“I know a little country maid, who no one would suppose had not spent all her life in the city,” said Aunt Marcia, with a smile, “only that she enjoys every pleasure with a keen delight unknown to the girl who feels that she has seen all that there is to be seen many, many times.”
“I shall never feel that way,” said Randy, “how could I tire of the sweet music, or of watching the crowd in the city streets? I was never tired of listening to the birds at home and I’m sure,” she added with a laugh, “I even enjoyed watching the people coming into our little church. There is always something new everywhere; and I am looking for it.”
“That is a part of the secret of your happiness, Randy,” said Aunt Marcia, “you intend to be delighted and usually succeed.”
“Why, I am still holding the flowers which Madam Valena gave me,” said Randy, “I must place them in water,” and she hastened to find a suitable vase in which to arrange them. They formed a brilliant bit of color in the centre of the table when dinner was served, and caused Randy to talk once more of the concert.
“It was all so charming that I suppose I stared; at least Polly Lawrence said that I did.”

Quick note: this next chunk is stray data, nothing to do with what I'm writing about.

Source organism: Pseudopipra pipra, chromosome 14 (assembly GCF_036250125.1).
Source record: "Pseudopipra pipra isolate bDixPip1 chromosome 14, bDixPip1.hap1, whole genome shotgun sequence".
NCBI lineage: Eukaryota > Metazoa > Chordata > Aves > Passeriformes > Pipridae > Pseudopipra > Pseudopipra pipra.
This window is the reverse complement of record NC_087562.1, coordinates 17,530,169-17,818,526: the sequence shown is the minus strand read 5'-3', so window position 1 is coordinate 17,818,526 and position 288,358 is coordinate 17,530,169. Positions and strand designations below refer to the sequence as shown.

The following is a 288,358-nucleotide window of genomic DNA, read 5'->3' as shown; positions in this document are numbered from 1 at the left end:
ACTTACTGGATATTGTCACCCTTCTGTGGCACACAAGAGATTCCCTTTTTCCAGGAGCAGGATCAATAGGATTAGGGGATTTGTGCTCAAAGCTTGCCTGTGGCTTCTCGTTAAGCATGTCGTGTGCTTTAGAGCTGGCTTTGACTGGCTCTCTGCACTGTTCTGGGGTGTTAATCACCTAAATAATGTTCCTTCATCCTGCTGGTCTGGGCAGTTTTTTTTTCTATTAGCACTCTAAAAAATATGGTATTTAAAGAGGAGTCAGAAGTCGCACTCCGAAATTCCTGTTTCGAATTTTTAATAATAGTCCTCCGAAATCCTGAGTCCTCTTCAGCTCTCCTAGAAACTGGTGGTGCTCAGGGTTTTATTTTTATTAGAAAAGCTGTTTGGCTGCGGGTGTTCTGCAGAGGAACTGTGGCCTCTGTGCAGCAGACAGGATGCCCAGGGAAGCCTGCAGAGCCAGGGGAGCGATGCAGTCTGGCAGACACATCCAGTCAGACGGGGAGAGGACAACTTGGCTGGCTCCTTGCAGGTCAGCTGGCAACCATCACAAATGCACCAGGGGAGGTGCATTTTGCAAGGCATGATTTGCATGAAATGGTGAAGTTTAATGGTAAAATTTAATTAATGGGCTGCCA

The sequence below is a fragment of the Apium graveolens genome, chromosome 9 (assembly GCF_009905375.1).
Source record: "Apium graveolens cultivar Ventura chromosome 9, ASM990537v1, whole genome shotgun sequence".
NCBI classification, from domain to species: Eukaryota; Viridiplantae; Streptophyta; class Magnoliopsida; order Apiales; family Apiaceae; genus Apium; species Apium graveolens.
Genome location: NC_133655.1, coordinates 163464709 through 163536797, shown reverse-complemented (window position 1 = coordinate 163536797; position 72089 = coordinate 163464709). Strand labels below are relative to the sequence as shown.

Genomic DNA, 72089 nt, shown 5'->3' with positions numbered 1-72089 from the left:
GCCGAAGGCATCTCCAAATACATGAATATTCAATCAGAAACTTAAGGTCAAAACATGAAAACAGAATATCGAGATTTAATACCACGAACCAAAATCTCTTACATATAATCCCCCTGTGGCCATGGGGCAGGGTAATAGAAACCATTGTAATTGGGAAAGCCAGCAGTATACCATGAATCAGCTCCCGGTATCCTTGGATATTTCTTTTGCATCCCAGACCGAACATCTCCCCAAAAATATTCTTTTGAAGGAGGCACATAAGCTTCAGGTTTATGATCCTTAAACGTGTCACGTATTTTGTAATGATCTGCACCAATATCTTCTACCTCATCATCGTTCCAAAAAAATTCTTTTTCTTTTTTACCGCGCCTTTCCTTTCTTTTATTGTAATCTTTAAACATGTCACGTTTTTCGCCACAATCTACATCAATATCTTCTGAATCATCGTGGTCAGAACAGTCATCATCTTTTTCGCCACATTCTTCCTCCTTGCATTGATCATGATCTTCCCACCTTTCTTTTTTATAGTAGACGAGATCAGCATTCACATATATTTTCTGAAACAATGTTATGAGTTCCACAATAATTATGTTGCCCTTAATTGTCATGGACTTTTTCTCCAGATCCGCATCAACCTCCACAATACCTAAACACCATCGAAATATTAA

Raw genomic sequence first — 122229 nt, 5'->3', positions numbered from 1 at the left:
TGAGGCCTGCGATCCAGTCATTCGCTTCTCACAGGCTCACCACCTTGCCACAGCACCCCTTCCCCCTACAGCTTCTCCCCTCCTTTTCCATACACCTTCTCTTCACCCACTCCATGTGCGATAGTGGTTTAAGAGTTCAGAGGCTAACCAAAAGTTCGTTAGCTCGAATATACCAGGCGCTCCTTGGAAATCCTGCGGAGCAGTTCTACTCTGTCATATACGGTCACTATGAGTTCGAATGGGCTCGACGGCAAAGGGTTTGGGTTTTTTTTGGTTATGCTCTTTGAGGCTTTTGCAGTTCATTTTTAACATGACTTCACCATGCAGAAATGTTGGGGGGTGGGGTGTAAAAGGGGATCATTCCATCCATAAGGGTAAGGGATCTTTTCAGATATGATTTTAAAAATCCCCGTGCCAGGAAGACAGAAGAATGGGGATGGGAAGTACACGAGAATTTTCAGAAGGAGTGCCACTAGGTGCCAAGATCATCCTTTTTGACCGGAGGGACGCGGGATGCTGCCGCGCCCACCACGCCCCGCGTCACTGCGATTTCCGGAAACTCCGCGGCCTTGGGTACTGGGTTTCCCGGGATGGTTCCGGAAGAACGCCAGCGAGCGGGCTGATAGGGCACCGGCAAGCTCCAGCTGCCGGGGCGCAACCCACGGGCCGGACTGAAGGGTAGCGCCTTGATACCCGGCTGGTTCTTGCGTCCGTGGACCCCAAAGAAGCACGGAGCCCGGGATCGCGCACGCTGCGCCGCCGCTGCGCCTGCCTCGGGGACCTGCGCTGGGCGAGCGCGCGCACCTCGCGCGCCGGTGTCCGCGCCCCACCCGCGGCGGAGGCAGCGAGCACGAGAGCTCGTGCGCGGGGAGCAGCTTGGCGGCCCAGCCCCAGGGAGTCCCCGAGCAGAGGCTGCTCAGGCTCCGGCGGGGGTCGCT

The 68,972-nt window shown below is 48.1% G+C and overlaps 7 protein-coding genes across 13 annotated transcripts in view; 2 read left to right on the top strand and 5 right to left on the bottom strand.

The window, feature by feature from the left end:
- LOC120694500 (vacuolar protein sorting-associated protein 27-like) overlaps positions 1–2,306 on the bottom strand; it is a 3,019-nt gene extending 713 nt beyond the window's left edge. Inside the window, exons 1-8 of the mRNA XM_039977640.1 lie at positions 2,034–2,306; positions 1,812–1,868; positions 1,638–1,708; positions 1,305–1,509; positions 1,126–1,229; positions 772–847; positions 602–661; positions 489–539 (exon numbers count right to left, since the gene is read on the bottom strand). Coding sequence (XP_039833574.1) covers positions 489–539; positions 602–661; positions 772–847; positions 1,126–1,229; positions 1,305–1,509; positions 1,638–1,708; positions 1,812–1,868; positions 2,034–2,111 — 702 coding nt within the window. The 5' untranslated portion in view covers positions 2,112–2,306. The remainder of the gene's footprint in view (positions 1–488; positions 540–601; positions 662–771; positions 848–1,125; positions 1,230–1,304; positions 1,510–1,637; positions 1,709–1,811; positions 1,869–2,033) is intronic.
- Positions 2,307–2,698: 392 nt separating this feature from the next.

“I saw Polly with you just as we were leaving the hall,” said Helen, “what did you say that she said?”
“She said, ’Why Randy Weston, you are staring at everybody and everything as if you’d never attended a concert before!’”
“How singularly rude,” said Aunt Marcia, little pleased that Randy should be thus spoken to.
“And what did you say to that, Randy,” asked Helen, wondering if Polly’s speech had cut deeply.
With a frank smile Randy answered,—“I said, ’Well this is my first concert. Possibly you would be surprised if you had never before experienced such a pleasure.’”
Helen and her aunt were much amused that Randy could answer so readily a remark which was intended to embarrass her, and they realized that Randy’s frankness in admitting herself a country girl quite unused to city pleasures, would disarm a girl like Polly, more successfully than any amount of artifice or pretense.
A SCOTCH LINNET
The sky was a cold, leaden gray, and down from the mountains swept a pitiless wind, which whistled through the bare branches of the trees and tossed a few dried leaves before it, as it hurried on as if with a fixed determination to reach every corner of the village and chill everything which it could touch.
It leveled the few standing cornstalks and caused the dry twigs to rap a tattoo upon the windows of the farm houses. It attacked the shivering form of a lonely little cur who took his tail between his legs and scurried away down the road in search of some sheltering barn or shed; it nipped little Hi Babson’s ears and snatching his cap, tossed it over the wall and across the field where it lay, held fast in a clump of bushes.